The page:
TorqueBox caching is provided by the Infinispan data grid, the distributed features of which are available when deployed to a WildFly or EAP cluster. But even in “local mode”, i.e. not in a cluster but locally embedded within your app, Infinispan caches offer features such as eviction, expiration, persistence, and transactions that aren’t available in typical ConcurrentMap implementations.

This guide will explore the TorqueBox::Caching module, which provides access to Infinispan, whether your app is deployed to a WildFly/EAP cluster or not.

Creation and Configuration

Caches are created, started, and referenced using the TorqueBox::Caching.cache method. It accepts a number of optional configuration arguments, but the only required one is a name, since every cache must be uniquely named. If you pass the name of a cache that already exists, a reference to the existing cache will be returned, effectively ignoring any additional config options you might pass. So two cache instances with the same name will be backed by the same Infinispan cache.

If you wish to reconfigure an existing cache, you must stop it first by calling TorqueBox::Caching.stop.

Infinispan is a veritable morass of enterprisey configuration. TorqueBox tries to strike a convention/configuration balance by representing the more common options as kwargs passed to the cache method, while still supporting the more esoteric config via TorqueBox::Caching.builder and Java interop.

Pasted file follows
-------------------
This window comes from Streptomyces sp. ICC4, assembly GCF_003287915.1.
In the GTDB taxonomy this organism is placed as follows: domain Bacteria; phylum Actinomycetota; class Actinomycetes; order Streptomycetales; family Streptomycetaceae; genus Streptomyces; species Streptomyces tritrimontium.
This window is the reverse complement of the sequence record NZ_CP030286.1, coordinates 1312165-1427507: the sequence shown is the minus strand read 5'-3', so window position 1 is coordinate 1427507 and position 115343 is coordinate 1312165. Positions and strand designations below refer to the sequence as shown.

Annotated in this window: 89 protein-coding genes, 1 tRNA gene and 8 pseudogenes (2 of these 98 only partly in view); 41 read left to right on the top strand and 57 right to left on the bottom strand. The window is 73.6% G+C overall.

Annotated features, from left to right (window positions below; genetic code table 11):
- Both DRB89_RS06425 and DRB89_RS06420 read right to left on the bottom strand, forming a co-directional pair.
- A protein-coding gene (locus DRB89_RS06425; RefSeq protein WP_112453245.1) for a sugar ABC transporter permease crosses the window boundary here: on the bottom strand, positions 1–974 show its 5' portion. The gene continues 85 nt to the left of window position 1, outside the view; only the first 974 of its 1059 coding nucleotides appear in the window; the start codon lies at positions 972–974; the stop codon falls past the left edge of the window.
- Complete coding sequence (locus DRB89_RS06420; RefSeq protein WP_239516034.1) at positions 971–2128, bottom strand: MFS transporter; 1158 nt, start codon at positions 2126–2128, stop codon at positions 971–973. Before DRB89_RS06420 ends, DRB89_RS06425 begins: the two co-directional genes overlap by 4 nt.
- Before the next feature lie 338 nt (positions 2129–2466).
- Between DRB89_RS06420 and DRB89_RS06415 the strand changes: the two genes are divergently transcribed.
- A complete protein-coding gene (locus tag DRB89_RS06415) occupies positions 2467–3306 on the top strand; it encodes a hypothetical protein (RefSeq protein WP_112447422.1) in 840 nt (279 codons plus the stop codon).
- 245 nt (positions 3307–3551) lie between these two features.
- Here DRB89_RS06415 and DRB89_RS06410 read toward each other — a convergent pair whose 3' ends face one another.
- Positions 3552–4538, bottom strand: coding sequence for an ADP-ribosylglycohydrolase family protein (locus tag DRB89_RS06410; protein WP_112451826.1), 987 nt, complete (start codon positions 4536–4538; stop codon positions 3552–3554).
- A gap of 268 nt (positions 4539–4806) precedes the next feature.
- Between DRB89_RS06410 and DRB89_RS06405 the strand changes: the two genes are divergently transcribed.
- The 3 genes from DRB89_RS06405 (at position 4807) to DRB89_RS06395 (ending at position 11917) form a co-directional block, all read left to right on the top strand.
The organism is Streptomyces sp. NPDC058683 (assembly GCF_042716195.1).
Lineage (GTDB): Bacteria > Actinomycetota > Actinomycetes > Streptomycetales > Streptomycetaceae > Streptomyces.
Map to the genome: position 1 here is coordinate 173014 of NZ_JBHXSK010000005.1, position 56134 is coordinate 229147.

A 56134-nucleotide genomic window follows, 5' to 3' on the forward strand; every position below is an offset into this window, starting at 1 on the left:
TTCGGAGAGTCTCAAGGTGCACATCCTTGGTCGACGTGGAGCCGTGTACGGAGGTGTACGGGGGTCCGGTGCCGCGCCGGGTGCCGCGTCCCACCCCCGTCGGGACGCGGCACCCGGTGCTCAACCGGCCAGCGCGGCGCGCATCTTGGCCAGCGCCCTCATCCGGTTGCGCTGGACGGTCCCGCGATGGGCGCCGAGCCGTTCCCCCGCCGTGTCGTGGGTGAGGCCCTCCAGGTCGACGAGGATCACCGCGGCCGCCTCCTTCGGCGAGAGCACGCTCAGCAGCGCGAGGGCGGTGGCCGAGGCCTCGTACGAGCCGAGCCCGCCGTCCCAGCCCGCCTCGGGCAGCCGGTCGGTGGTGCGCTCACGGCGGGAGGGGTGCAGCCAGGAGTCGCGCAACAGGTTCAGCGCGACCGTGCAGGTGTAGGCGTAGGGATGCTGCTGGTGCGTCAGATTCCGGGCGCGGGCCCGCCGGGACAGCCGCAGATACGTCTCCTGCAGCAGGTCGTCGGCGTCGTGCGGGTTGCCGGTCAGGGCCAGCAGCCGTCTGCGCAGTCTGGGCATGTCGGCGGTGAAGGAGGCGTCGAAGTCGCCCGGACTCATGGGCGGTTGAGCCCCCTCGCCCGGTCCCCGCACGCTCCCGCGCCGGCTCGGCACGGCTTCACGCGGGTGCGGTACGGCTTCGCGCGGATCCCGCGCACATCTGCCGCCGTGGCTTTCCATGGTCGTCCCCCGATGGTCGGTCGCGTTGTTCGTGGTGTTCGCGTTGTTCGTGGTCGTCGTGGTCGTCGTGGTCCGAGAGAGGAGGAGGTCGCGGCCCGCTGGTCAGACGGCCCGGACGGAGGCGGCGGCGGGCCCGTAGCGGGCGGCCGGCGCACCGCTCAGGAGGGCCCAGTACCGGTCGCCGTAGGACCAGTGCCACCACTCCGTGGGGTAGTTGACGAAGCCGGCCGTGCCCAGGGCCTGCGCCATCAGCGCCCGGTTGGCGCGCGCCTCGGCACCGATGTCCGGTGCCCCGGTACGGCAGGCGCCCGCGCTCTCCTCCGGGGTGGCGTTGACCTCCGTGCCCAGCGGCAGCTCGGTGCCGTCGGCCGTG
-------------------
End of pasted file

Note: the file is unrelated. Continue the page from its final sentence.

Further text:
Example Usage

You’re encouraged to run the following examples in an irb session:


Let’s create a cache and put some data in it:

require 'torquebox-caching'
c = TorqueBox::Caching.cache("foo")

c.put(:a, 1)                                  #=> nil
c.put(:a, 2)                                  #=> 1
c[:b] = 3                                     #=> 3
c.put_all(:x => 42, :y => 99)                 #=> nil

Note that put returns the previous value and []= returns the new one. We have all the ConcurrentMap operations at our disposal, too:

# Cache it only if key doesn't exist
c.put_if_absent(:b, 6)                        #=> 3
c.put_if_absent(:d, 4)                        #=> nil

# Cache it only if key exists
c.replace(:e, 5)                              #=> nil
c.replace(:b, 6)                              #=> 3

# Cache it only if key and value exists
c.compare_and_set(:b, 2, 0)                   #=> false
c.compare_and_set(:b, 6, 0)                   #=> true


Querying a cache is straightforward:

c.get(:b)                                     #=> 0
c[:b]                                         #=> 0
c.size                                        #=> 5
c.empty?                                      #=> false
c.contains_key?(:b)                           #=> true
c.cache                                       #=> {:y=>99, :x=>42, :a=>2, :d=>4, :b=>0}
c.keys                                        #=> [:y, :x, :a, :d, :b]
c.values                                      #=> [99, 42, 2, 4, 0]                                        #=> "foo"


Cache entries can be explicitly deleted using Java interop, but they can also be subject to automatic expiration and eviction.

# Removing a missing key is harmless
c.remove(:missing)                            #=> nil

# Removing an existing key returns its value
c.remove(:b)                                  #=> 0

# If value is passed, both must match for remove to succeed
c.remove(:y, 8)                                #=> false
c.remove(:y, 99)                               #=> true

# Clear all entries